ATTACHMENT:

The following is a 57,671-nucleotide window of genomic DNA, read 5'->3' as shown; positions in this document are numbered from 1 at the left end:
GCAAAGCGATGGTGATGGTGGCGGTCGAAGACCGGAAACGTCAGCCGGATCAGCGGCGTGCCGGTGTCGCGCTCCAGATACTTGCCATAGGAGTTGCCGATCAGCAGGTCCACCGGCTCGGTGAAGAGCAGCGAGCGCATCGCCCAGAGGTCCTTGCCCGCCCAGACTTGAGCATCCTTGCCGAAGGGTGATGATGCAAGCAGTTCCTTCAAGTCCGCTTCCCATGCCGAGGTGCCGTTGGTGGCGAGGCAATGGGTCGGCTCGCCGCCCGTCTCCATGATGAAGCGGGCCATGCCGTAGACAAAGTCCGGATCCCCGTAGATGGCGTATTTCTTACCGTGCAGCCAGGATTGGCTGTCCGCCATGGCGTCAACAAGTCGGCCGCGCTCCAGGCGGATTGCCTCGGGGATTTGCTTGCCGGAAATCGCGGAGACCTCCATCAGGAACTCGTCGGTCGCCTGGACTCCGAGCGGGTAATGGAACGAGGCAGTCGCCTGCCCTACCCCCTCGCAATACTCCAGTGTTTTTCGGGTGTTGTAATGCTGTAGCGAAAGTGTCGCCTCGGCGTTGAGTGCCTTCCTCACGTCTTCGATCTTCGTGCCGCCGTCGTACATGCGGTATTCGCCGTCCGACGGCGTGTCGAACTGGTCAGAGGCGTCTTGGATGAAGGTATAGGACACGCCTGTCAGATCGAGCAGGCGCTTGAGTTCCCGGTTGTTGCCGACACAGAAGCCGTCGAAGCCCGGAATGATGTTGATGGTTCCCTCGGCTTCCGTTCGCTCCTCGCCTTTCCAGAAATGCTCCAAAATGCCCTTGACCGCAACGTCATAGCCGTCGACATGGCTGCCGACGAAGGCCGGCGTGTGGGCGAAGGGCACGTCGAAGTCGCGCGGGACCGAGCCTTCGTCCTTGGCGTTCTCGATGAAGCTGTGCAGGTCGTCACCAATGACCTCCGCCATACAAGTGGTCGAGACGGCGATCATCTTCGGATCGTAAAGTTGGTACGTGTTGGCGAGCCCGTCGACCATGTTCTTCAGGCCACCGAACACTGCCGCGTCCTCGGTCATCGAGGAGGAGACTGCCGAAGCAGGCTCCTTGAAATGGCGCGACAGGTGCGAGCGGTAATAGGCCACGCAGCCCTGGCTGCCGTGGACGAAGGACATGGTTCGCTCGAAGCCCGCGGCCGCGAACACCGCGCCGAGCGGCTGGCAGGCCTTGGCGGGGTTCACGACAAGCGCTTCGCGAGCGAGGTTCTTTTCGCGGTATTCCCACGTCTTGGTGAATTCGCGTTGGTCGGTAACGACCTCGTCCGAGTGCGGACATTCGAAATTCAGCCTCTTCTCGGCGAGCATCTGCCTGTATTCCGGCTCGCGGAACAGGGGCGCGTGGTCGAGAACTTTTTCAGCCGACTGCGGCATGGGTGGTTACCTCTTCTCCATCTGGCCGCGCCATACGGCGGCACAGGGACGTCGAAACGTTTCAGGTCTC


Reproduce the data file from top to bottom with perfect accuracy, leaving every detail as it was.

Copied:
The following is a 57,671-nucleotide window of genomic DNA, read 5'->3' as shown; positions in this document are numbered from 1 at the left end:
GCAAAGCGATGGTGATGGTGGCGGTCGAAGACCGGAAACGTCAGCCGGATCAGCGGCGTGCCGGTGTCGCGCTCCAGATACTTGCCATAGGAGTTGCCGATCAGCAGGTCCACCGGCTCGGTGAAGAGCAGCGAGCGCATCGCCCAGAGGTCCTTGCCCGCCCAGACTTGAGCATCCTTGCCGAAGGGTGATGATGCAAGCAGTTCCTTCAAGTCCGCTTCCCATGCCGAGGTGCCGTTGGTGGCGAGGCAATGGGTCGGCTCGCCGCCCGTCTCCATGATGAAGCGGGCCATGCCGTAGACAAAGTCCGGATCCCCGTAGATGGCGTATTTCTTACCGTGCAGCCAGGATTGGCTGTCCGCCATGGCGTCAACAAGTCGGCCGCGCTCCAGGCGGATTGCCTCGGGGATTTGCTTGCCGGAAATCGCGGAGACCTCCATCAGGAACTCGTCGGTCGCCTGGACTCCGAGCGGGTAATGGAACGAGGCAGTCGCCTGCCCTACCCCCTCGCAATACTCCAGTGTTTTTCGGGTGTTGTAATGCTGTAGCGAAAGTGTCGCCTCGGCGTTGAGTGCCTTCCTCACGTCTTCGATCTTCGTGCCGCCGTCGTACATGCGGTATTCGCCGTCCGACGGCGTGTCGAACTGGTCAGAGGCGTCTTGGATGAAGGTATAGGACACGCCTGTCAGATCGAGCAGGCGCTTGAGTTCCCGGTTGTTGCCGACACAGAAGCCGTCGAAGCCCGGAATGATGTTGATGGTTCCCTCGGCTTCCGTTCGCTCCTCGCCTTTCCAGAAATGCTCCAAAATGCCCTTGACCGCAACGTCATAGCCGTCGACATGGCTGCCGACGAAGGCCGGCGTGTGGGCGAAGGGCACGTCGAAGTCGCGCGGGACCGAGCCTTCGTCCTTGGCGTTCTCGATGAAGCTGTGCAGGTCGTCACCAATGACCTCCGCCATACAAGTGGTCGAGACGGCGATCATCTTCGGATCGTAAAGTTGGTACGTGTTGGCGAGCCCGTCGACCATGTTCTTCAGGCCACCGAACACTGCCGCGTCCTCGGTCATCGAGGAGGAGACTGCCGAAGCAGGCTCCTTGAAATGGCGCGACAGGTGCGAGCGGTAATAGGCCACGCAGCCCTGGCTGCCGTGGACGAAGGACATGGTTCGCTCGAAGCCCGCGGCCGCGAACACCGCGCCGAGCGGCTGGCAGGCCTTGGCGGGGTTCACGACAAGCGCTTCGCGAGCGAGGTTCTTTTCGCGGTATTCCCACGTCTTGGTGAATTCGCGTTGGTCGGTAACGACCTCGTCCGAGTGCGGACATTCGAAATTCAGCCTCTTCTCGGCGAGCATCTGCCTGTATTCCGGCTCGCGGAACAGGGGCGCGTGGTCGAGAACTTTTTCAGCCGACTGCGGCATGGGTGGTTACCTCTTCTCCATCTGGCCGCGCCATACGGCGGCACAGGGACGTCGAAACGTTTCAGGTCTC